Why I remain skeptical about McDonald's food changes

McDonald's sign
CC BY 2.0 Mike Mozart

Everyone is jumping up and down for joy at the fact that McDonald's is now serving antibiotic-free chicken. Please, let's not ignore everything else that's so wrong with the company.

McDonald’s has followed through with a promise to eliminate all antibiotics from chicken served in its restaurants. This action is in response to growing pressure from environmental organizations, animal welfare groups, and others concerned about the long-term effects of using antibiotics important for human medicine in such large quantities.

The more antibiotics are used, the more germs evolve to resist them. According to the Pew Health Initiative, in 2013 there were 29.9 million pounds of antibiotics sold to farmers for use in livestock, nearly four times the amount sold for human use. At the same time, an estimated 2 million people get sick and 23,000 die each year in the United States from antibiotic-resistant infections. By moving away from antibiotics in meat production, McDonald’s hopes to lessen the environmental burden and increase the efficacy of antibiotics when they’re truly needed.

Because of this action, McDonald’s is being praised by groups such as Grist and Friends of the Environment (FOE) for its progress:

“We applaud McDonald's for moving forward so quickly to implement its commitment to eliminate antibiotics in human medicine from its chicken supply. As the nation’s largest restaurant chain, McDonald’s will send an important signal to the entire poultry industry -- as well as to its top competitors -- that offering chicken raised without antibiotics is both good for business and achievable in short order.”

McDonald’s appears to be on a roll to please the masses. In addition to its antibiotic pledge, it has also promised to swap out high-fructose corn syrup for sugar in its buns (a questionable improvement), to eliminate artificial preservatives from McNuggets and breakfast items, to free egg-layers from their cages. It has promised to use “100% pure beef” and “fresh-cracked eggs” and chicken made with “simple pantry ingredients.” The company’s quest, in the words of McDonald’s spokeswoman Becca Hary, is to use ingredients that "sound more familiar to people.”

These are changes in the right direction, but still they don’t sit well with me. I view them as superficial – a form of greenwashing that makes the company look good in the eyes of customers who want to feel less guilty about eating their McNuggets. McDonald’s is throwing a bone, so to speak, to the environmental and animal rights people, hoping it will distract from the countless other problems that plague the entire fast food industry and that McDonald’s really doesn’t want to change.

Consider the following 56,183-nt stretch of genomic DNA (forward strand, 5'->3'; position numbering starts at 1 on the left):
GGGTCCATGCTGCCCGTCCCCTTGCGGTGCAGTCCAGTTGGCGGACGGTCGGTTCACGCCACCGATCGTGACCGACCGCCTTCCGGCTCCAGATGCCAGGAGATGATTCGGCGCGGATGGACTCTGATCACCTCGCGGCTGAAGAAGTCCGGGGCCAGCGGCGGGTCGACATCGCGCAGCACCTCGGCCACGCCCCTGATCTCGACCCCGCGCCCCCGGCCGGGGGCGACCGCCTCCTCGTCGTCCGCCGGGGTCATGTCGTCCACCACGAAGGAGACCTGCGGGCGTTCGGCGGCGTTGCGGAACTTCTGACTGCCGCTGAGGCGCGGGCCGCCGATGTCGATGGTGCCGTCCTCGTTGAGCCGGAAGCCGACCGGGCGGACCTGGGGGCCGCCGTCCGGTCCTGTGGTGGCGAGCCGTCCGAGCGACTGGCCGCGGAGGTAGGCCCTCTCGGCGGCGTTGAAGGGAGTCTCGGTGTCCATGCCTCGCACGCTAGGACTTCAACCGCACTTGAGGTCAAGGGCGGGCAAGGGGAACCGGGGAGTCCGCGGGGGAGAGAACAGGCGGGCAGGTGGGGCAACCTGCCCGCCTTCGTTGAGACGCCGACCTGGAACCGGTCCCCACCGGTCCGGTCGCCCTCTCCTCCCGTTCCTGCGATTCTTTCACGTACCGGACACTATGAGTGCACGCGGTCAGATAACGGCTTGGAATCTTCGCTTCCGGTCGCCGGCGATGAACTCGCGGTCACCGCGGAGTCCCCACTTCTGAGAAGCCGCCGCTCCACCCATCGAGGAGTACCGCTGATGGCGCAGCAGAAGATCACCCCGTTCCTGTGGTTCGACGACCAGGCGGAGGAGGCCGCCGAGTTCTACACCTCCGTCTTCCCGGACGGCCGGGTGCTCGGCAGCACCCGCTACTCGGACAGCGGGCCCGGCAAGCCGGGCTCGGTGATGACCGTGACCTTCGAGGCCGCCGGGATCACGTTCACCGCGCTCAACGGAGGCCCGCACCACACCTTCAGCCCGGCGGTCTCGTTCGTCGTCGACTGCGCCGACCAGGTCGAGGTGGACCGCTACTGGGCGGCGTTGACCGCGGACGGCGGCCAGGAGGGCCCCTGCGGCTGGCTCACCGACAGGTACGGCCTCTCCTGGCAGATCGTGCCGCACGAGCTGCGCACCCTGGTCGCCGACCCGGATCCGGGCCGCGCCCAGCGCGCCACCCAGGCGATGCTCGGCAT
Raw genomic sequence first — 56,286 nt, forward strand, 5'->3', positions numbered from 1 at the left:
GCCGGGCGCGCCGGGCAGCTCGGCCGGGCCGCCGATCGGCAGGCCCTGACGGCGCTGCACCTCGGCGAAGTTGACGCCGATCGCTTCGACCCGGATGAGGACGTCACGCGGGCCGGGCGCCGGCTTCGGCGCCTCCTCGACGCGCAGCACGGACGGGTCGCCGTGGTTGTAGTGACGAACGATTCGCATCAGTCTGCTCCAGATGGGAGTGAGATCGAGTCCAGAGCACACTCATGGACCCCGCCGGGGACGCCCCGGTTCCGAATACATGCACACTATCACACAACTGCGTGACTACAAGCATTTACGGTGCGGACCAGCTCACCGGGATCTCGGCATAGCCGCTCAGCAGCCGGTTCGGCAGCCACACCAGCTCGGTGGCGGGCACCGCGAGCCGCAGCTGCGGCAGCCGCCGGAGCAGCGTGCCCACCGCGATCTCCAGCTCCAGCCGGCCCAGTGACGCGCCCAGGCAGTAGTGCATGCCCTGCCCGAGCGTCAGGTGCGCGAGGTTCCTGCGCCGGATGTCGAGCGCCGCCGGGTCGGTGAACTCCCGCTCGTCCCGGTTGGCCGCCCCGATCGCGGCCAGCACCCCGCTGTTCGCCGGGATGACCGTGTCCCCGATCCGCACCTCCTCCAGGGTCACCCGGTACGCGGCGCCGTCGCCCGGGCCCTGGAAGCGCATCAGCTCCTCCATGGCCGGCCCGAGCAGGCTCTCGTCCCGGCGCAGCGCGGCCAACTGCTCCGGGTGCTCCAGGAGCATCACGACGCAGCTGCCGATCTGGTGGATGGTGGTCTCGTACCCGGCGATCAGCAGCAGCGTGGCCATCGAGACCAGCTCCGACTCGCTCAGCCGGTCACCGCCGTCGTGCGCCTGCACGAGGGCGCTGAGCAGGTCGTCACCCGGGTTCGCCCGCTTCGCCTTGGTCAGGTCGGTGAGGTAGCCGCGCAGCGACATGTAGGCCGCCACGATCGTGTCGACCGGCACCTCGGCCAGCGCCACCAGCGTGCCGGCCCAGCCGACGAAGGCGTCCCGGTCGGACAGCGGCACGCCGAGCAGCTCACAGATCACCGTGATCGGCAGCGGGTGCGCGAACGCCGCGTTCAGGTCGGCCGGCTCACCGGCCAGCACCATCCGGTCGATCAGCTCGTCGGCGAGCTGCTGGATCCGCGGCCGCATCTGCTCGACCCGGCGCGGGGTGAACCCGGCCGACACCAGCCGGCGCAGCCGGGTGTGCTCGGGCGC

Take, for example, the fact that calories are still as high as ever, the food remains grossly unhealthy and meat-centric (a huge environmental issue), and the dependence on oily, sugary fast food meals is linked to America’s tremendous overweight and obesity problem.

Tom Philpott reports for Mother Jones:

“The World Health Organization recommends limiting added sugar intake to about 25 grams per day, meaning that a Quarter Pounder delivers about 40 percent of the maximum sugar you should be taking in. Combine it with other common McDonald's items – a small Coke (47 grams) or a small vanilla shake (61 grams) – and you've just swallowed quite a sugar bomb.”

There’s the issue of single-use packaging and the vast quantity of waste that is generated by meals eaten on the go. In Britain, a survey found that waste from McDonald’s makes up the largest proportion of fast food litter on the streets (29 percent compared to Subway’s 5 percent and KFC’s 8 percent).

The mere existence of McDonald’s – antibiotic-free chicken or not – supports the notion that meals are meant to be treated as an afterthought. The restaurant chain epitomizes so much of what’s wrong with the food scene in America today – eating in a rush, alone in one’s car, on a regular basis. Over the long term, this is detrimental to family wellbeing, to waistlines, even to finances. It’s a system that’s deeply flawed and nothing that McDonald’s does to look greener will change that.

So, no, I’m not overly impressed by antibiotic-free chicken. It’s not good enough. I still have no interest in buying food from my local McDonald’s – never have and probably never will.

Why I remain skeptical about McDonald's food changes
Everyone is jumping up and down for joy at the fact that McDonald's is now serving antibiotic-free chicken. Please, let's not ignore everything else that's so wrong with the company.

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